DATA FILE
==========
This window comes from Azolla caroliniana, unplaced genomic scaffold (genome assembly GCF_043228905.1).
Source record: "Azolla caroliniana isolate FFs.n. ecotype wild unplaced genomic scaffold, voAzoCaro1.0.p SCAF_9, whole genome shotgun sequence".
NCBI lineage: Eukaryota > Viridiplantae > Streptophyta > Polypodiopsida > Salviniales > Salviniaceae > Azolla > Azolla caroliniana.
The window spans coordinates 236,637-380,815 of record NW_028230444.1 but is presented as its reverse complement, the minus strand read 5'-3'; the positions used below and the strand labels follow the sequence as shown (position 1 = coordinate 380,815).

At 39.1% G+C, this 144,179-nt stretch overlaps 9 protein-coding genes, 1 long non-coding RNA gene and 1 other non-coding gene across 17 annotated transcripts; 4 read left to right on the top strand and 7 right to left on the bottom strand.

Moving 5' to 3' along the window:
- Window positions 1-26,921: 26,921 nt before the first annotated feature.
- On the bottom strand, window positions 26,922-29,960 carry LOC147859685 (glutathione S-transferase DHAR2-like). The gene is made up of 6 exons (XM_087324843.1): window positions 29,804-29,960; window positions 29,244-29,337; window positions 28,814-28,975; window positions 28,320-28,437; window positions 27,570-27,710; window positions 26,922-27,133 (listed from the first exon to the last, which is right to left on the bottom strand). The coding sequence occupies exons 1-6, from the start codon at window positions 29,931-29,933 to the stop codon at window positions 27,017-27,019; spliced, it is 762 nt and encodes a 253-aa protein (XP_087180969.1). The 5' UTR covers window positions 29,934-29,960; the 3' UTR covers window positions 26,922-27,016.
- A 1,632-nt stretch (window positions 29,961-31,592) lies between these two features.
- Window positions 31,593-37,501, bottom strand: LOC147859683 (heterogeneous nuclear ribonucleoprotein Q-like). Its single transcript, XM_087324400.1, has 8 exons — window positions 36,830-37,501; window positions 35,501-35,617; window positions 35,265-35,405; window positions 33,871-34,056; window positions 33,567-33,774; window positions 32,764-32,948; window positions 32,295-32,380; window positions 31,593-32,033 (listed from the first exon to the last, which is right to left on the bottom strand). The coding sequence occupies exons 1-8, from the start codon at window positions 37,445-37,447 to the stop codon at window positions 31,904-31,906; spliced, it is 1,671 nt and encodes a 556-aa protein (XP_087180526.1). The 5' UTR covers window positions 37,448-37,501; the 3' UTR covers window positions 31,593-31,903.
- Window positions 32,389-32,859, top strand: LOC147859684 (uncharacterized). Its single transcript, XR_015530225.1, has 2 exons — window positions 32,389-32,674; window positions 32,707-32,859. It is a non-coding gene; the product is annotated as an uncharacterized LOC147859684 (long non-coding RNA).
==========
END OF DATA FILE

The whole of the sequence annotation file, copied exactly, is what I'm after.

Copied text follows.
This window comes from Azolla caroliniana, unplaced genomic scaffold (genome assembly GCF_043228905.1).
Source record: "Azolla caroliniana isolate FFs.n. ecotype wild unplaced genomic scaffold, voAzoCaro1.0.p SCAF_9, whole genome shotgun sequence".
NCBI lineage: Eukaryota > Viridiplantae > Streptophyta > Polypodiopsida > Salviniales > Salviniaceae > Azolla > Azolla caroliniana.
The window spans coordinates 236,637-380,815 of record NW_028230444.1 but is presented as its reverse complement, the minus strand read 5'-3'; the positions used below and the strand labels follow the sequence as shown (position 1 = coordinate 380,815).

At 39.1% G+C, this 144,179-nt stretch overlaps 9 protein-coding genes, 1 long non-coding RNA gene and 1 other non-coding gene across 17 annotated transcripts; 4 read left to right on the top strand and 7 right to left on the bottom strand.

Moving 5' to 3' along the window:
- Window positions 1-26,921: 26,921 nt before the first annotated feature.
- On the bottom strand, window positions 26,922-29,960 carry LOC147859685 (glutathione S-transferase DHAR2-like). The gene is made up of 6 exons (XM_087324843.1): window positions 29,804-29,960; window positions 29,244-29,337; window positions 28,814-28,975; window positions 28,320-28,437; window positions 27,570-27,710; window positions 26,922-27,133 (listed from the first exon to the last, which is right to left on the bottom strand). The coding sequence occupies exons 1-6, from the start codon at window positions 29,931-29,933 to the stop codon at window positions 27,017-27,019; spliced, it is 762 nt and encodes a 253-aa protein (XP_087180969.1). The 5' UTR covers window positions 29,934-29,960; the 3' UTR covers window positions 26,922-27,016.
- A 1,632-nt stretch (window positions 29,961-31,592) lies between these two features.
- Window positions 31,593-37,501, bottom strand: LOC147859683 (heterogeneous nuclear ribonucleoprotein Q-like). Its single transcript, XM_087324400.1, has 8 exons — window positions 36,830-37,501; window positions 35,501-35,617; window positions 35,265-35,405; window positions 33,871-34,056; window positions 33,567-33,774; window positions 32,764-32,948; window positions 32,295-32,380; window positions 31,593-32,033 (listed from the first exon to the last, which is right to left on the bottom strand). The coding sequence occupies exons 1-8, from the start codon at window positions 37,445-37,447 to the stop codon at window positions 31,904-31,906; spliced, it is 1,671 nt and encodes a 556-aa protein (XP_087180526.1). The 5' UTR covers window positions 37,448-37,501; the 3' UTR covers window positions 31,593-31,903.
- Window positions 32,389-32,859, top strand: LOC147859684 (uncharacterized). Its single transcript, XR_015530225.1, has 2 exons — window positions 32,389-32,674; window positions 32,707-32,859. It is a non-coding gene; the product is annotated as an uncharacterized LOC147859684 (long non-coding RNA).